The advertisement "There’s probably no God. Now stop worrying and enjoy your life.” runs on 200 buses in London and 600 vehicles in England, Scotland and Wales in an advertising campaign. The atheist Professor Richard Dawkins and the British Humanist Association officially back this anti-God campaign.
"As an organisation we don't endorse any of the products or sentiments advertised on our buses. The content of this advert has been approved by the Advertising Standards Agency and therefore it is capable of being posted on static sites or anywhere else."
Hanne Stinson, chief executive of the British Humanist Association, expressed:
"I have difficulty understanding why people with particular religious beliefs find the expression of a different sort of beliefs to be offensive. "I can't understand why some people seem to have a different attitude when it comes to atheists."
Track Record of the Catholic Inquisition
The Catholic inquisition is seen as a very bloody and gruesome affair.
30 external historians working together with Vatican authorities, however found that more women accused of witchcraft died in the Protestant countries than under the inquisition.
Outside Europe, the inquisition was a different story. The Goa inquisition, between 1560 and 1812, was designed to punish relapsed New Christians (Jews and Muslims). From the scant records not destroyed in 1812, it seems to have brought to trial 16 200 out of which 64 were burned and 57 executed.
The Inquisition Symposium, established in 2000 by the Pope, found that the Inquisition burned 59 women in Spain, 36 in Italy, and four in Portugal. At the same time in Europe, civil justice brought to trial 100,000 women and burned 50,000 of them. About 26,000 were condemned as witches in Germany.
Theocratic States in the World Today
Though in Norway, Finland and Sweden the Lutheran Church and the state are joined, currently only Islamic states are theocratic. Saudi Arabia requires all Saudi nationals to be Muslims. The state recognizes individuals’ rights of non-Muslims to worship in private. Israel is also a Jewish theocracy, with a population 76.1% Jewish, 16.2% Muslim, 2.1% Christian, and 1.6% Druze, with the remaining 3.9% of other religions. But, Israel allows freedom of religion by law even to Israeli citizens.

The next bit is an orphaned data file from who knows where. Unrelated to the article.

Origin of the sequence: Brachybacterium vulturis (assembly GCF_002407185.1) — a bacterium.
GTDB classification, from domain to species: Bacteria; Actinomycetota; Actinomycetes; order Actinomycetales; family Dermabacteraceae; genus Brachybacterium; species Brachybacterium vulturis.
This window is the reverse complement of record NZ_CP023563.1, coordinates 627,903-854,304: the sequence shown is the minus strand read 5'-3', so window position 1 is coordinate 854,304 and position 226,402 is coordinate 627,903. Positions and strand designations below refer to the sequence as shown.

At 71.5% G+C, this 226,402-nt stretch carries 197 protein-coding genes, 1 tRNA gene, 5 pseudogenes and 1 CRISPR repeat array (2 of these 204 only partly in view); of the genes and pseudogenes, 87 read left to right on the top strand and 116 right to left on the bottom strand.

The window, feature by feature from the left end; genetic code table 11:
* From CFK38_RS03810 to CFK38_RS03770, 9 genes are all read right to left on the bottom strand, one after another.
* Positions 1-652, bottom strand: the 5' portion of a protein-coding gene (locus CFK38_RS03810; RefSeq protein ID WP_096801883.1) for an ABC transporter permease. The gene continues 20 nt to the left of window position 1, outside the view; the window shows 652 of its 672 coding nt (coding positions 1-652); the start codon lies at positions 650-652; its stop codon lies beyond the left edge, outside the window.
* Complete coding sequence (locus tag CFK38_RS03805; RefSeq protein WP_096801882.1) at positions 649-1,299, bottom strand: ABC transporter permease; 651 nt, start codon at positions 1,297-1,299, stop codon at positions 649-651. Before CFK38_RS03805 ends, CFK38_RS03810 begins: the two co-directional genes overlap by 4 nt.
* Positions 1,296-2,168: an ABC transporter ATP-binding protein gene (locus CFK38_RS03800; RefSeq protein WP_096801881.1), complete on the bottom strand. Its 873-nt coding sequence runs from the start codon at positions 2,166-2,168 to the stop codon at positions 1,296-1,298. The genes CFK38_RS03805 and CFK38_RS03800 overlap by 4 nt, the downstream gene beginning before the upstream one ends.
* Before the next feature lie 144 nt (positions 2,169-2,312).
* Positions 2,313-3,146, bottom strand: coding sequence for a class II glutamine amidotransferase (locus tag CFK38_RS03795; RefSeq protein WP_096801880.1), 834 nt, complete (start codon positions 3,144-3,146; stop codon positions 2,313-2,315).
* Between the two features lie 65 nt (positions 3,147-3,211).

The first modern Islamic state, Pakistan was founded on 14th August 1947. According to Section 295C of the Pakistan Penal Code you get the death penalty if you
"by words . . . or visible representation . . . or by any imputation, innuendo, or insinuation, directly or indirectly, defile the name of the Holy Prophet Muhammad."You can be sent to ten years in jail for outraging the religious feelings of any group. As of mid-2002, only the testimony of a single Muslim is sufficient to prosecute a non-Muslim on blasphemy charges.
- Saudi Arabia requires all Saudi nationals to be Muslims. As a ruler of Saudi Arabia has to be a Saudi national, the ruler has to be a Muslim.
- The Supreme Leader of the Islamic Republic of Iran with its Shi’a Islam of the Jaafari (Usuli) school of thought also has no choice about religion.
- The Emperor of Japan is currently the only ruler with the title of Emperor. In 1946, with pressure from US General MacArthur, he renounced his claim to being divine in human form (akitsumikami), but he did not renounce being a Aahitogami (a Kami or spirit being born in human form) or a descendant of Amaterasu (Sun Goddess in Shinto religion).
- Peter Wetzler, Hirohito and War, University of Hawai'i press, 1998, p.3
- Encyclopaedia Britannica Online. Encyclopaedia Britannica, Inc.
- Encyclopædia Iranica. Center for Iranian Studies, Columbia University.
Levack, Brian P. The witch hunt in early modern Europe, Third Edition. London and New York: Longman, 2006.
Monter, William: Witch trials in Continental Europe, (in:) Witchcraft and magic in Europe, ed. Bengst Ankarloo & Stuart Clark, University of Pennsylvania Press, Philadelphia 2002, pp 12.
- Salomon, H. P. and Sassoon, I. S. D., in Saraiva, Antonio Jose. The Marrano Factory. The Portuguese Inquisition and Its New Christians, 1536-1765 (Brill, 2001), pp. 345-7.